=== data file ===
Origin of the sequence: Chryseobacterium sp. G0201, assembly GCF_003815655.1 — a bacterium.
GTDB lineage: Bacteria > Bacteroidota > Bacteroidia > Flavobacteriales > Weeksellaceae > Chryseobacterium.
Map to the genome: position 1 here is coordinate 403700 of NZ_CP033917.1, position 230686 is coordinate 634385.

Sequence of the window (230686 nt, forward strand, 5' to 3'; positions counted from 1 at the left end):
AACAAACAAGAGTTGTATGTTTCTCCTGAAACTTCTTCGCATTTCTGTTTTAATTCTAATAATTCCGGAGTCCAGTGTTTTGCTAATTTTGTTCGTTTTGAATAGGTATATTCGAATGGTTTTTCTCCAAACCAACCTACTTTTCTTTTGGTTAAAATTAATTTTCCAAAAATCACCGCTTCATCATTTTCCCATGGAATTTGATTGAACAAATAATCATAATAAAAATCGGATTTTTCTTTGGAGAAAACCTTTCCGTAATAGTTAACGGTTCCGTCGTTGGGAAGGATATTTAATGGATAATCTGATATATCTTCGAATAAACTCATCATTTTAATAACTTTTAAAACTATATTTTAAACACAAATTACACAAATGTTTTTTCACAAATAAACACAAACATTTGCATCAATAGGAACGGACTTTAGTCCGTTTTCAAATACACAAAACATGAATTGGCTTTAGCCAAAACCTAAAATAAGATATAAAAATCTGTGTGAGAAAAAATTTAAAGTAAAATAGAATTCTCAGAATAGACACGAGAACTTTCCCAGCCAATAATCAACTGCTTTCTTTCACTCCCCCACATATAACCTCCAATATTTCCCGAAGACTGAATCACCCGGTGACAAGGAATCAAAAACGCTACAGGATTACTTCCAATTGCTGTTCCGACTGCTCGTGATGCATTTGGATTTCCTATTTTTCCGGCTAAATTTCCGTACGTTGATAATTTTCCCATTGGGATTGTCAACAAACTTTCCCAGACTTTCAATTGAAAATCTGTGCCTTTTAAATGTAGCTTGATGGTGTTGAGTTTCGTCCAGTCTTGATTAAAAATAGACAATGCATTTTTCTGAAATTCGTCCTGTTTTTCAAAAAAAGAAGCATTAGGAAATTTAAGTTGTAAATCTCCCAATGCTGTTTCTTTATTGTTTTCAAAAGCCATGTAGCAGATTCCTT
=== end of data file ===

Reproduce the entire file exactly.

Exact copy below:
Origin of the sequence: Chryseobacterium sp. G0201, assembly GCF_003815655.1 — a bacterium.
GTDB lineage: Bacteria > Bacteroidota > Bacteroidia > Flavobacteriales > Weeksellaceae > Chryseobacterium.
Map to the genome: position 1 here is coordinate 403700 of NZ_CP033917.1, position 230686 is coordinate 634385.

Sequence of the window (230686 nt, forward strand, 5' to 3'; positions counted from 1 at the left end):
AACAAACAAGAGTTGTATGTTTCTCCTGAAACTTCTTCGCATTTCTGTTTTAATTCTAATAATTCCGGAGTCCAGTGTTTTGCTAATTTTGTTCGTTTTGAATAGGTATATTCGAATGGTTTTTCTCCAAACCAACCTACTTTTCTTTTGGTTAAAATTAATTTTCCAAAAATCACCGCTTCATCATTTTCCCATGGAATTTGATTGAACAAATAATCATAATAAAAATCGGATTTTTCTTTGGAGAAAACCTTTCCGTAATAGTTAACGGTTCCGTCGTTGGGAAGGATATTTAATGGATAATCTGATATATCTTCGAATAAACTCATCATTTTAATAACTTTTAAAACTATATTTTAAACACAAATTACACAAATGTTTTTTCACAAATAAACACAAACATTTGCATCAATAGGAACGGACTTTAGTCCGTTTTCAAATACACAAAACATGAATTGGCTTTAGCCAAAACCTAAAATAAGATATAAAAATCTGTGTGAGAAAAAATTTAAAGTAAAATAGAATTCTCAGAATAGACACGAGAACTTTCCCAGCCAATAATCAACTGCTTTCTTTCACTCCCCCACATATAACCTCCAATATTTCCCGAAGACTGAATCACCCGGTGACAAGGAATCAAAAACGCTACAGGATTACTTCCAATTGCTGTTCCGACTGCTCGTGATGCATTTGGATTTCCTATTTTTCCGGCTAAATTTCCGTACGTTGATAATTTTCCCATTGGGATTGTCAACAAACTTTCCCAGACTTTCAATTGAAAATCTGTGCCTTTTAAATGTAGCTTGATGGTGTTGAGTTTCGTCCAGTCTTGATTAAAAATAGACAATGCATTTTTCTGAAATTCGTCCTGTTTTTCAAAAAAAGAAGCATTAGGAAATTTAAGTTGTAAATCTCCCAATGCTGTTTCTTTATTGTTTTCAAAAGCCATGTAGCAGATTCCTT